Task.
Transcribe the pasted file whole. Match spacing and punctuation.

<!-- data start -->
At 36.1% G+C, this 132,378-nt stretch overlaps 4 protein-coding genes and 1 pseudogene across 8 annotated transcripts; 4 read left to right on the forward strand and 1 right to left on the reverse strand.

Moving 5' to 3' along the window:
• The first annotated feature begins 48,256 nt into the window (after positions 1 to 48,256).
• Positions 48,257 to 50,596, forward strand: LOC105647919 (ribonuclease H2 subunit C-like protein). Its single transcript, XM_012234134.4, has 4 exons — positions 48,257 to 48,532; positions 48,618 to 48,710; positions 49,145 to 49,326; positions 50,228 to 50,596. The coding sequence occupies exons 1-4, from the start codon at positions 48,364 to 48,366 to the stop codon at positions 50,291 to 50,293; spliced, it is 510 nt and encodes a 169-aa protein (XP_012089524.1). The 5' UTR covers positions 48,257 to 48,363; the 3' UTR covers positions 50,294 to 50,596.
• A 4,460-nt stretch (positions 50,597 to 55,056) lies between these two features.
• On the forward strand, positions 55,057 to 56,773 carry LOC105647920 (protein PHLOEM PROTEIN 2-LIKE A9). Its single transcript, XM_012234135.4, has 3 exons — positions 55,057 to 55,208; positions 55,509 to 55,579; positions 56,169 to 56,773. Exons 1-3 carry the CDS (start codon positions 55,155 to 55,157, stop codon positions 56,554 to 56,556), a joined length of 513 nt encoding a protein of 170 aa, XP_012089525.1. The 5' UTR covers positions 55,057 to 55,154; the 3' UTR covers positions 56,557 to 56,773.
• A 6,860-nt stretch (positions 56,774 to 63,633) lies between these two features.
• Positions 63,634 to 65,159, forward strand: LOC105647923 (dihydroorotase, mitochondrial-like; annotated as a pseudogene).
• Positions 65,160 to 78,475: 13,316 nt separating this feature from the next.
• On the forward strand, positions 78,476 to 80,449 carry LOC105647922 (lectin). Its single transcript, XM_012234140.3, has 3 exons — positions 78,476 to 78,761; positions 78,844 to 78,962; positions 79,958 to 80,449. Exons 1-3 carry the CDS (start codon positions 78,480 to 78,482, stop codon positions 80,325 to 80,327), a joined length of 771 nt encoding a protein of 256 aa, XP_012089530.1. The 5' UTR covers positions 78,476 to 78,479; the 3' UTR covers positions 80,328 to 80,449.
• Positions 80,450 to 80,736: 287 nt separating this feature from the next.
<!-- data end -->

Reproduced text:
At 36.1% G+C, this 132,378-nt stretch overlaps 4 protein-coding genes and 1 pseudogene across 8 annotated transcripts; 4 read left to right on the forward strand and 1 right to left on the reverse strand.

Moving 5' to 3' along the window:
• The first annotated feature begins 48,256 nt into the window (after positions 1 to 48,256).
• Positions 48,257 to 50,596, forward strand: LOC105647919 (ribonuclease H2 subunit C-like protein). Its single transcript, XM_012234134.4, has 4 exons — positions 48,257 to 48,532; positions 48,618 to 48,710; positions 49,145 to 49,326; positions 50,228 to 50,596. The coding sequence occupies exons 1-4, from the start codon at positions 48,364 to 48,366 to the stop codon at positions 50,291 to 50,293; spliced, it is 510 nt and encodes a 169-aa protein (XP_012089524.1). The 5' UTR covers positions 48,257 to 48,363; the 3' UTR covers positions 50,294 to 50,596.
• A 4,460-nt stretch (positions 50,597 to 55,056) lies between these two features.
• On the forward strand, positions 55,057 to 56,773 carry LOC105647920 (protein PHLOEM PROTEIN 2-LIKE A9). Its single transcript, XM_012234135.4, has 3 exons — positions 55,057 to 55,208; positions 55,509 to 55,579; positions 56,169 to 56,773. Exons 1-3 carry the CDS (start codon positions 55,155 to 55,157, stop codon positions 56,554 to 56,556), a joined length of 513 nt encoding a protein of 170 aa, XP_012089525.1. The 5' UTR covers positions 55,057 to 55,154; the 3' UTR covers positions 56,557 to 56,773.
• A 6,860-nt stretch (positions 56,774 to 63,633) lies between these two features.
• Positions 63,634 to 65,159, forward strand: LOC105647923 (dihydroorotase, mitochondrial-like; annotated as a pseudogene).
• Positions 65,160 to 78,475: 13,316 nt separating this feature from the next.
• On the forward strand, positions 78,476 to 80,449 carry LOC105647922 (lectin). Its single transcript, XM_012234140.3, has 3 exons — positions 78,476 to 78,761; positions 78,844 to 78,962; positions 79,958 to 80,449. Exons 1-3 carry the CDS (start codon positions 78,480 to 78,482, stop codon positions 80,325 to 80,327), a joined length of 771 nt encoding a protein of 256 aa, XP_012089530.1. The 5' UTR covers positions 78,476 to 78,479; the 3' UTR covers positions 80,328 to 80,449.
• Positions 80,450 to 80,736: 287 nt separating this feature from the next.